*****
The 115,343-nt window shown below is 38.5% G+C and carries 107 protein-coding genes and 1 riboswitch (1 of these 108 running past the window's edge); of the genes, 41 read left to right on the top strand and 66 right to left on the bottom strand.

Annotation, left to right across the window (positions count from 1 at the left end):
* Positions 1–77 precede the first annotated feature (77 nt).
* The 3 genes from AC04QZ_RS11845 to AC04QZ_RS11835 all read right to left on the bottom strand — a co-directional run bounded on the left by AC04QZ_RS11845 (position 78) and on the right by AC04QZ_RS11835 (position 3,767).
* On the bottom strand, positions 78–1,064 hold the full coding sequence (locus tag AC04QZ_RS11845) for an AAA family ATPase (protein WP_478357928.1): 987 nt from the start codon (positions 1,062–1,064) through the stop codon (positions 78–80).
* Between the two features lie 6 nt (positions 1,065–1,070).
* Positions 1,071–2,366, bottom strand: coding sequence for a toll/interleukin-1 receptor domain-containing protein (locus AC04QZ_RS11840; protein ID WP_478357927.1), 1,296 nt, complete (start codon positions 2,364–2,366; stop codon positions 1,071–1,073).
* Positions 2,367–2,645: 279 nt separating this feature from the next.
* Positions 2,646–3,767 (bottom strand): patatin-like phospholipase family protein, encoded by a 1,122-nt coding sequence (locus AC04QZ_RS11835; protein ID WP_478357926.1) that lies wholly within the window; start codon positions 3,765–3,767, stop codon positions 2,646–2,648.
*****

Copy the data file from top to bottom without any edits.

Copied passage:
The 115,343-nt window shown below is 38.5% G+C and carries 107 protein-coding genes and 1 riboswitch (1 of these 108 running past the window's edge); of the genes, 41 read left to right on the top strand and 66 right to left on the bottom strand.

Annotation, left to right across the window (positions count from 1 at the left end):
* Positions 1–77 precede the first annotated feature (77 nt).
* The 3 genes from AC04QZ_RS11845 to AC04QZ_RS11835 all read right to left on the bottom strand — a co-directional run bounded on the left by AC04QZ_RS11845 (position 78) and on the right by AC04QZ_RS11835 (position 3,767).
* On the bottom strand, positions 78–1,064 hold the full coding sequence (locus tag AC04QZ_RS11845) for an AAA family ATPase (protein WP_478357928.1): 987 nt from the start codon (positions 1,062–1,064) through the stop codon (positions 78–80).
* Between the two features lie 6 nt (positions 1,065–1,070).
* Positions 1,071–2,366, bottom strand: coding sequence for a toll/interleukin-1 receptor domain-containing protein (locus AC04QZ_RS11840; protein ID WP_478357927.1), 1,296 nt, complete (start codon positions 2,364–2,366; stop codon positions 1,071–1,073).
* Positions 2,367–2,645: 279 nt separating this feature from the next.
* Positions 2,646–3,767 (bottom strand): patatin-like phospholipase family protein, encoded by a 1,122-nt coding sequence (locus AC04QZ_RS11835; protein ID WP_478357926.1) that lies wholly within the window; start codon positions 3,765–3,767, stop codon positions 2,646–2,648.